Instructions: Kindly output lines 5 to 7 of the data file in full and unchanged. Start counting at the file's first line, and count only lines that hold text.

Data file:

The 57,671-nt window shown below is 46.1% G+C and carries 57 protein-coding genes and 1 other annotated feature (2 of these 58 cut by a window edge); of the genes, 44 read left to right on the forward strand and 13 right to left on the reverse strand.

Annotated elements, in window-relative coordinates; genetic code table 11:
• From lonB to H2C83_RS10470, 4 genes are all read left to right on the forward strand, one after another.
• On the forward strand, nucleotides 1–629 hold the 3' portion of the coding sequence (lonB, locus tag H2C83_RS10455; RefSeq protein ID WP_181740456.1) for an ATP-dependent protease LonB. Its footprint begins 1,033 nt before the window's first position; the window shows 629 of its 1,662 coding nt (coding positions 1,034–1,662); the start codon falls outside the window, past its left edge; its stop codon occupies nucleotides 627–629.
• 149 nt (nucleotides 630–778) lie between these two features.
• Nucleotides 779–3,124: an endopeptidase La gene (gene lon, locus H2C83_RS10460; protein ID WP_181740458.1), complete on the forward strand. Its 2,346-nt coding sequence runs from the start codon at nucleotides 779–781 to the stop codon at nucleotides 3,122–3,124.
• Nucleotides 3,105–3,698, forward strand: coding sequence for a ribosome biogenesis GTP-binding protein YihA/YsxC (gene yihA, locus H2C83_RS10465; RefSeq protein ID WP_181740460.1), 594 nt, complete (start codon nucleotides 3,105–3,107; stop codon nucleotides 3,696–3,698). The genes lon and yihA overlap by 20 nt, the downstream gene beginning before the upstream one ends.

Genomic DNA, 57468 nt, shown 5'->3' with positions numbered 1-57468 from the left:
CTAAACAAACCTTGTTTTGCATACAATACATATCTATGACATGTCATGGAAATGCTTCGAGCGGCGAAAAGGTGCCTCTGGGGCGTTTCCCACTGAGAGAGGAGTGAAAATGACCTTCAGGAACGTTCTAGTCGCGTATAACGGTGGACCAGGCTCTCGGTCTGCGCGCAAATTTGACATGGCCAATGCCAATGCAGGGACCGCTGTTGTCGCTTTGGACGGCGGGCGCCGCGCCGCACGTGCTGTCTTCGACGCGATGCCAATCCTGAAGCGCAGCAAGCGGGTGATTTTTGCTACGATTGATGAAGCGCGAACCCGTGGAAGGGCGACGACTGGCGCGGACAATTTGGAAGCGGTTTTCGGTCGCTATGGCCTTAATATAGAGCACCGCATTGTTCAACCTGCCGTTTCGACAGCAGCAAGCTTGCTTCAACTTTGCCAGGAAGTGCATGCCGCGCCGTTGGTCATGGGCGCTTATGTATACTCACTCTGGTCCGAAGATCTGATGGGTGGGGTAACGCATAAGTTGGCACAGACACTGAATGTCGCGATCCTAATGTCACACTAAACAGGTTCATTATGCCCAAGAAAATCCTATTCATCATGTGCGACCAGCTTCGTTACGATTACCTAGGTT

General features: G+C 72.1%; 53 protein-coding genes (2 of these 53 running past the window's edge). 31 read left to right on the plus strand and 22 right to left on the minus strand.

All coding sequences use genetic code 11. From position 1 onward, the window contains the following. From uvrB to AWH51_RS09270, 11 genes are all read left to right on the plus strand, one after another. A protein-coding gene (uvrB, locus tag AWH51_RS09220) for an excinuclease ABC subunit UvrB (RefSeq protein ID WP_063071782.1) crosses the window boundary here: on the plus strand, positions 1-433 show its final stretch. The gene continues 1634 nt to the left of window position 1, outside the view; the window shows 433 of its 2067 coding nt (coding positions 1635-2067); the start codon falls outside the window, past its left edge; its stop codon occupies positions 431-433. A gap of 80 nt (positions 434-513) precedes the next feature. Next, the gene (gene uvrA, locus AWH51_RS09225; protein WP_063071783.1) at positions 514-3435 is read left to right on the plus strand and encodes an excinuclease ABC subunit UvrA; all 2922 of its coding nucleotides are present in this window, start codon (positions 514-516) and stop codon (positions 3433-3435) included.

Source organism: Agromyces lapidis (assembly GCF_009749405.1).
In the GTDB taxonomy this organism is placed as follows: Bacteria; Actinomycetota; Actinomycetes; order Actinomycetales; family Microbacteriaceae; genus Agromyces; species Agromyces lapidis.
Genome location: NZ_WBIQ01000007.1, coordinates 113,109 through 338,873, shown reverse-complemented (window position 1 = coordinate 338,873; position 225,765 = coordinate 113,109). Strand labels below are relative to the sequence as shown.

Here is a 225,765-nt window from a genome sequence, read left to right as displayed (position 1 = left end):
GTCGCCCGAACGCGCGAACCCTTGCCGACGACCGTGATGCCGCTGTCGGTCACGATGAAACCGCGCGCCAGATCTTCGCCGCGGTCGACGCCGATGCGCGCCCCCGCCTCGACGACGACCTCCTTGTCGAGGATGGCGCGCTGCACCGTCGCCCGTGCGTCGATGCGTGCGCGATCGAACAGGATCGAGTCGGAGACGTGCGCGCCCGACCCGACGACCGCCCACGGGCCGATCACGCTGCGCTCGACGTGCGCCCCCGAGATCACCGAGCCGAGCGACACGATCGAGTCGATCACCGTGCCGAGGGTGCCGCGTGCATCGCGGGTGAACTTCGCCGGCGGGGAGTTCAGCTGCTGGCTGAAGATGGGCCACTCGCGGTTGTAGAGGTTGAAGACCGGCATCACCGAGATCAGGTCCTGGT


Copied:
• 149 nt (nucleotides 630–778) lie between these two features.
• Nucleotides 779–3,124: an endopeptidase La gene (gene lon, locus H2C83_RS10460; protein ID WP_181740458.1), complete on the forward strand. Its 2,346-nt coding sequence runs from the start codon at nucleotides 779–781 to the stop codon at nucleotides 3,122–3,124.
• Nucleotides 3,105–3,698, forward strand: coding sequence for a ribosome biogenesis GTP-binding protein YihA/YsxC (gene yihA, locus H2C83_RS10465; RefSeq protein ID WP_181740460.1), 594 nt, complete (start codon nucleotides 3,105–3,107; stop codon nucleotides 3,696–3,698). The genes lon and yihA overlap by 20 nt, the downstream gene beginning before the upstream one ends.